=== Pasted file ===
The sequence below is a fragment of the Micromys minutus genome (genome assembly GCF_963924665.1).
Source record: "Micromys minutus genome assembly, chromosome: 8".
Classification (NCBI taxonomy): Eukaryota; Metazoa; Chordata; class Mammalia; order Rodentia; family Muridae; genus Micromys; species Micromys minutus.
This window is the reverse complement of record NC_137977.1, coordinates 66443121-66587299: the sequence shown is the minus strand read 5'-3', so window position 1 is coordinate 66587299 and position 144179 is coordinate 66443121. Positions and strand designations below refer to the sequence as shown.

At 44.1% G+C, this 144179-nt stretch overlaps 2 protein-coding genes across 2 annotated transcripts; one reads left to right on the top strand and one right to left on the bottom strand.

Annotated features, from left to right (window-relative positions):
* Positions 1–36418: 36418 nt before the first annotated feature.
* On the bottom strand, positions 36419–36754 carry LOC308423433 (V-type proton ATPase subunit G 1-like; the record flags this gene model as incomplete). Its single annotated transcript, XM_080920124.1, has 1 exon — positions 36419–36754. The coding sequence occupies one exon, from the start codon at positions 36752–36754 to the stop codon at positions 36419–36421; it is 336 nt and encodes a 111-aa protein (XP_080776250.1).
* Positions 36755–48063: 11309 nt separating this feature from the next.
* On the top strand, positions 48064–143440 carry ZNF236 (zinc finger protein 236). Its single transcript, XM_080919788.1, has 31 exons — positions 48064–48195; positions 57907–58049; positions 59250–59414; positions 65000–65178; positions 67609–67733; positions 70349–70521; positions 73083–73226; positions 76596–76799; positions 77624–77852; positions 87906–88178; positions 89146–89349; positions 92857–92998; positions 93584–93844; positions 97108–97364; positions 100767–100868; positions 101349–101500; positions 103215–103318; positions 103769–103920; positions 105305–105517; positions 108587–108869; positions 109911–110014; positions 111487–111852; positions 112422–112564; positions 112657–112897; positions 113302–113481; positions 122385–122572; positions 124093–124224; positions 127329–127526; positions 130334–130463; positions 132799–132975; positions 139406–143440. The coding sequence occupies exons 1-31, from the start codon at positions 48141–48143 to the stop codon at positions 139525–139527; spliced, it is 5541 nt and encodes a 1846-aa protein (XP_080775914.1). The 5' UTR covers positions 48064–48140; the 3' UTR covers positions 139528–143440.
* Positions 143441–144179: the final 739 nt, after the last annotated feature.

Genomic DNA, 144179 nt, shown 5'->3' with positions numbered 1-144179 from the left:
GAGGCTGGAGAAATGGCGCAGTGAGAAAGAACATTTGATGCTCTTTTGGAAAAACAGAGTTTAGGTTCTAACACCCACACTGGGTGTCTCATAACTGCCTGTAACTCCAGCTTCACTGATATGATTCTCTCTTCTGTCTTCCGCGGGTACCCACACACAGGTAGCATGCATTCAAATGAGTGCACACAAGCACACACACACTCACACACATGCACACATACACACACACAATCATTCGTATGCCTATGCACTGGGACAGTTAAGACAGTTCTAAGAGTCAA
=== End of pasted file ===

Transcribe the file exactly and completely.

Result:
The sequence below is a fragment of the Micromys minutus genome (genome assembly GCF_963924665.1).
Source record: "Micromys minutus genome assembly, chromosome: 8".
Classification (NCBI taxonomy): Eukaryota; Metazoa; Chordata; class Mammalia; order Rodentia; family Muridae; genus Micromys; species Micromys minutus.
This window is the reverse complement of record NC_137977.1, coordinates 66443121-66587299: the sequence shown is the minus strand read 5'-3', so window position 1 is coordinate 66587299 and position 144179 is coordinate 66443121. Positions and strand designations below refer to the sequence as shown.

At 44.1% G+C, this 144179-nt stretch overlaps 2 protein-coding genes across 2 annotated transcripts; one reads left to right on the top strand and one right to left on the bottom strand.

Annotated features, from left to right (window-relative positions):
* Positions 1–36418: 36418 nt before the first annotated feature.
* On the bottom strand, positions 36419–36754 carry LOC308423433 (V-type proton ATPase subunit G 1-like; the record flags this gene model as incomplete). Its single annotated transcript, XM_080920124.1, has 1 exon — positions 36419–36754. The coding sequence occupies one exon, from the start codon at positions 36752–36754 to the stop codon at positions 36419–36421; it is 336 nt and encodes a 111-aa protein (XP_080776250.1).
* Positions 36755–48063: 11309 nt separating this feature from the next.
* On the top strand, positions 48064–143440 carry ZNF236 (zinc finger protein 236). Its single transcript, XM_080919788.1, has 31 exons — positions 48064–48195; positions 57907–58049; positions 59250–59414; positions 65000–65178; positions 67609–67733; positions 70349–70521; positions 73083–73226; positions 76596–76799; positions 77624–77852; positions 87906–88178; positions 89146–89349; positions 92857–92998; positions 93584–93844; positions 97108–97364; positions 100767–100868; positions 101349–101500; positions 103215–103318; positions 103769–103920; positions 105305–105517; positions 108587–108869; positions 109911–110014; positions 111487–111852; positions 112422–112564; positions 112657–112897; positions 113302–113481; positions 122385–122572; positions 124093–124224; positions 127329–127526; positions 130334–130463; positions 132799–132975; positions 139406–143440. The coding sequence occupies exons 1-31, from the start codon at positions 48141–48143 to the stop codon at positions 139525–139527; spliced, it is 5541 nt and encodes a 1846-aa protein (XP_080775914.1). The 5' UTR covers positions 48064–48140; the 3' UTR covers positions 139528–143440.
* Positions 143441–144179: the final 739 nt, after the last annotated feature.

Genomic DNA, 144179 nt, shown 5'->3' with positions numbered 1-144179 from the left:
GAGGCTGGAGAAATGGCGCAGTGAGAAAGAACATTTGATGCTCTTTTGGAAAAACAGAGTTTAGGTTCTAACACCCACACTGGGTGTCTCATAACTGCCTGTAACTCCAGCTTCACTGATATGATTCTCTCTTCTGTCTTCCGCGGGTACCCACACACAGGTAGCATGCATTCAAATGAGTGCACACAAGCACACACACACTCACACACATGCACACATACACACACACAATCATTCGTATGCCTATGCACTGGGACAGTTAAGACAGTTCTAAGAGTCAA